People for the Ethical Treatment of Animals (PETA) is calling on Jill Biden to egg-cercise some fowl-related restraint at this year’s White House Easter Egg Roll by ending the use of real chicken eggs.
In a Monday letter to the first lady, PETA President Ingrid Newkirk wrote that she wanted to “respectfully urge [Biden] not to allow the use of real chicken eggs for the White House Easter Egg Roll but to choose instead reusable plastic or wooden eggs — or even lovely painted rocks or egg-shaped balls — all of which would last for years to come.”
Such a move, the animal rights organization’s president wrote, “would make the event eggstra special for chickens and inclusive of all children who attend, including those who don’t consume eggs for ethical, environmental, or health reasons.”
“We hope you’ll agree that while families are shelling out nearly 70 percent more for eggs amid the deadliest avian flu outbreak on record, now is a hopping good time to hatch an Easter tradition that is kind and doesn’t prop up the cruel egg industry,” Newkirk said.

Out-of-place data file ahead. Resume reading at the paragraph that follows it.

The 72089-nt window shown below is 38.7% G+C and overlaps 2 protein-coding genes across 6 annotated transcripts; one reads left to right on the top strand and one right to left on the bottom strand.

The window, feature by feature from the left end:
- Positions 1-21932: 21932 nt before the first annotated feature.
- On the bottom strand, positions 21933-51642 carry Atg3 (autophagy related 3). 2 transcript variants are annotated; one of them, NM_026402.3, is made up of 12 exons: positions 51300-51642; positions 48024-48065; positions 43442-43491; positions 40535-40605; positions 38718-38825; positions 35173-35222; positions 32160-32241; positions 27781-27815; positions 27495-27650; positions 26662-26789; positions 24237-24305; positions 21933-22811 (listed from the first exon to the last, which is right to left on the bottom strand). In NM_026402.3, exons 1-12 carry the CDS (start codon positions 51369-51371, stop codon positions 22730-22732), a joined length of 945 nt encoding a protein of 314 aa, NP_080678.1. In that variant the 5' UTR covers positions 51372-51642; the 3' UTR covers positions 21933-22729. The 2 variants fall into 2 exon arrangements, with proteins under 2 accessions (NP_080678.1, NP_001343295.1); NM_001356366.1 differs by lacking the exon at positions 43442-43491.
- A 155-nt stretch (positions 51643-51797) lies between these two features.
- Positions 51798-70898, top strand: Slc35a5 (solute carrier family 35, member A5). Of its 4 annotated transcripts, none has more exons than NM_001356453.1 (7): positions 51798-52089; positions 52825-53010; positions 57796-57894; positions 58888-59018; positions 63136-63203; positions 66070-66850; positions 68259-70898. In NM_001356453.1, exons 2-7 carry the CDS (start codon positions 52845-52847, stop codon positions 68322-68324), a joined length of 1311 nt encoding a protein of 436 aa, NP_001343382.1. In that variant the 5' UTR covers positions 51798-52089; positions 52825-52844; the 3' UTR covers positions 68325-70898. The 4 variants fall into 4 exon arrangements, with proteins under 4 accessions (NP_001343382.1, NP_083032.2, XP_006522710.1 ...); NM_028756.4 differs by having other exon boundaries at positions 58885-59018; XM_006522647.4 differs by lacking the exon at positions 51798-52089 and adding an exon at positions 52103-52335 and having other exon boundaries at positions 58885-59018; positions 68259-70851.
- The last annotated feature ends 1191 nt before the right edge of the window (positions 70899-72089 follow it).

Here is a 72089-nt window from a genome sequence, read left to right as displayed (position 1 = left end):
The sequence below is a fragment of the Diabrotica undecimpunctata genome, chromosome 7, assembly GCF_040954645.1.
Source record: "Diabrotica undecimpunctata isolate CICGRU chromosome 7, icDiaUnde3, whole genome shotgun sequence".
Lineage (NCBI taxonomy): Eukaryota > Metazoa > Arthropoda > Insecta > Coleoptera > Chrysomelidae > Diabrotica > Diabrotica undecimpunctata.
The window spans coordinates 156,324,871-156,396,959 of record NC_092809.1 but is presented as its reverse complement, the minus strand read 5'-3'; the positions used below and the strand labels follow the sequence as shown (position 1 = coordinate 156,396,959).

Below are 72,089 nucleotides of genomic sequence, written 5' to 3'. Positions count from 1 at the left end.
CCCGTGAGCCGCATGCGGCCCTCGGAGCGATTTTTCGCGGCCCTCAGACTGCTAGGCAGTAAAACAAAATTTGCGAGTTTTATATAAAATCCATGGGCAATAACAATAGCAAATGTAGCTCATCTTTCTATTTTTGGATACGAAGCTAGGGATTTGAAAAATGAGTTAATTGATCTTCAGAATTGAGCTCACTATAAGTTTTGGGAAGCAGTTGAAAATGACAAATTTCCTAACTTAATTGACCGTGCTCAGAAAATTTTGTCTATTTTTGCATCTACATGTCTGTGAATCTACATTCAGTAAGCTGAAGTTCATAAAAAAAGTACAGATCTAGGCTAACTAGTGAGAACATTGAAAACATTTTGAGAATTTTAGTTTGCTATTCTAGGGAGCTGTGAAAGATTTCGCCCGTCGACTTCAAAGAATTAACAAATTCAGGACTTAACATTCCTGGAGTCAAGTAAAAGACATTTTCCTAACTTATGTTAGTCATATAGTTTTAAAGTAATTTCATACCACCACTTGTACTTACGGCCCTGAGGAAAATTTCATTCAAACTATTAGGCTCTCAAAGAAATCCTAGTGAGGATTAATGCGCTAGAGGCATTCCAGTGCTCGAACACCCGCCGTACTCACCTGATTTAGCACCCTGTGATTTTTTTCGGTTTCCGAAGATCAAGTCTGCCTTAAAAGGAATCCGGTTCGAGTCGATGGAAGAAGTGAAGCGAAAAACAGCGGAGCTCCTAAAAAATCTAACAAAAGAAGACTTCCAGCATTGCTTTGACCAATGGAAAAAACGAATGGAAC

A spokesperson for Biden didn’t return ITK’s request for comment.
This year’s White House Easter Egg Roll is poised to be held on April 10, with a lottery for free tickets to the springtime event opening up on Thursday.
In past years, tens of thousands of chicken eggs have been donated by American farmers for various activities at the White House’s kid-filled bash, including for rolling, decorating and snacking. In 2019, more than 70,000 eggs were donated for the occasion, according to the American Egg Board.
Last year’s gathering on the South Lawn marked the first White House Easter Egg Roll in two years due to the COVID-19 pandemic. More than 30,000 visitors were estimated to have taken part in the 2022 bash, the White House said.
It’s not the first time that PETA has clucked about the White House’s long-running Easter event. In 2016, the organization offered to donate plastic and dyeable ceramic eggs for the White House Easter Egg Roll, and said it would provide a vegan egg-free scramble for volunteers. Last year, the group urged President Biden and first lady Jill Biden to “adopt vegan Easter festivities” by sponsoring a pair of rescued birds at a sanctuary and naming them after the commander in chief and his wife.
Source: The Hill
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